Transparency is the advertising industry’s most dangerous buzzword

Anne Parsons explains how 'transparency' has lost its way in a world of buzzwords and confusingly shiny new tech toys. The only guaranteed result? Dwindling client trust.

Have you played the advertising game, the one where you try to get marketing people to complete sentences that don’t include buzzwords?

You can find the most opinionated of practitioners stuck for lucid conversation when you remove the prevailing vocabulary: programmatic, measurement, optimisation, disintermediation, digitisation, diversification, transparency, viewability, sustainability.

The list is long, but the one that matters most, so much so that we all should be appalled that it even has to be verbalised, is trust.

Trust is the thing that agencies were built on: pivotal relationships whereby what the agency person said, even if it sounded like a tall order, was the thing that they would deliver on no matter what the cost. Incredibly strong relationships were borne from that and those relationships endured through thick and thin.

Transparency is the weasel word put to this gob-smackingly huge issue. For the last couple of years, the talk has been about lack of transparency, a key concern from clients relating to how they felt they were receiving information and how their media transactions were being fulfilled.

Lack of transparency said another way is about operating in the shadows. Call it what you like, but what it boils down to is dwindling trust from clients.

The blue sky might be about the ability of technology and machines to provide a level of efficiency at a scale which enables people to focus on bigger and more potentially impactful issues.

But at the coal face we are dealing with how to make clients believe again that what we do and how we do it, is always in the best interest of their business.

P&G’s chief brand officer Marc Pritchard said it like this: “There is no sustainable advantage in a complicated, non-transparent, inefficient and fraudulent media supply chain.” There was a knockout blow.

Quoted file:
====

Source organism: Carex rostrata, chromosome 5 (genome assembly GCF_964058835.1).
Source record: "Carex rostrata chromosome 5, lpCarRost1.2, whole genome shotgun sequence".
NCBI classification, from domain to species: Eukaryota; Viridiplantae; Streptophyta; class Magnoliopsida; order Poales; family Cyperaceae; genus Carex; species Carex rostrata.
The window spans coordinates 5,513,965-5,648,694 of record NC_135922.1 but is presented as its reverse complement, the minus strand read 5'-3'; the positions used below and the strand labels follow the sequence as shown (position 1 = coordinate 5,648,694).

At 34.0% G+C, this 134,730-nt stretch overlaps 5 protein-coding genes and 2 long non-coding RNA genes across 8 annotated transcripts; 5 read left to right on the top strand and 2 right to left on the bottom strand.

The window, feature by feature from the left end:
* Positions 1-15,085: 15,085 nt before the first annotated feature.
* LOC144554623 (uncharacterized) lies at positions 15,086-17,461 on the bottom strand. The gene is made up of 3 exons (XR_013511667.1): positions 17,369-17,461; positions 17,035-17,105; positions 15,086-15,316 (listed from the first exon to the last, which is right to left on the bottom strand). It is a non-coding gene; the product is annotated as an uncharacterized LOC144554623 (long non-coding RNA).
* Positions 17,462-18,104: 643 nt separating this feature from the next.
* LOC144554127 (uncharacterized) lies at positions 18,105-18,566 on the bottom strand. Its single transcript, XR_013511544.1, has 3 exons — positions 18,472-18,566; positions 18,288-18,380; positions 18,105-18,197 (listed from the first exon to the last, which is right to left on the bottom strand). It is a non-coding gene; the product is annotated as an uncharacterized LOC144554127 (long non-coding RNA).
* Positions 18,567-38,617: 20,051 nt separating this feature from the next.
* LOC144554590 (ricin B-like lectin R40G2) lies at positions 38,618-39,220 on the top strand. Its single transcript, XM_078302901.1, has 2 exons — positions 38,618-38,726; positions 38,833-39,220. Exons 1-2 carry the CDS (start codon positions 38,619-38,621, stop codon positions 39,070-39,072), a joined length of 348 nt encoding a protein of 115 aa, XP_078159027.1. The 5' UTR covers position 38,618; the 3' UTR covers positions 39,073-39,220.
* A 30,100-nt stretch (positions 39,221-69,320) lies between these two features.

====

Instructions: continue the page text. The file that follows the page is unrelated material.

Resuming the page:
Not only is trust on the table, but it is the one thing that without addressing and returning it as the fundamental of all relationships, will ensure the industry perpetually wobbles. It is certainly a global issue. Media governance is the first and biggest issue on the agenda of the World Federation of Advertisers.

This universal nightmare of our own making has come from perfecting the dark art of digital – digital supply chain and related media contracts, brand safety and how content and advertising co-exist in appropriate environments, data ownership, fake news and ad fraud. The composite effect of these issues is not just that there is a lack of trust, but in the same way that trust is an all or nothing thing, the lack of trust is not restricted to just digital channels. It is bleeding into client relationships, contaminating new ideas and initiatives.

So when the oldest medium in OOH is growing significantly in the digital space, dependent on and influenced by data, programmatic and measurement, then we should use the lessons already learned to try and ensure that clients are seeing a new kind of value being offered.

We must have recognised by now that losing trust is the precursor to losing money. And there is no company, media buyer or seller that would not want to arrest that slippery slope.

If we consider the purpose of media buyers and media owners, it has surely become the ability to buy or sell media that drives business outcomes through being smarter. Not cheaper.

And here is where the trust pivot will have its greatest access – the shift from media as a commodity that you buy at the lowest cost, to media operating as a lever for growth that drives a tangible business outcome. The data, the screen, the measurement and the expertise can prove that to be the case.

Digital OOH can use the lessons of the recent past to ensure that the power of the medium, the data we can harness and the great relationships fostered with agencies and clients are capable of putting trust squarely back in the game.

Anne Parsons is media advisor and non-executive director at QMS Media.


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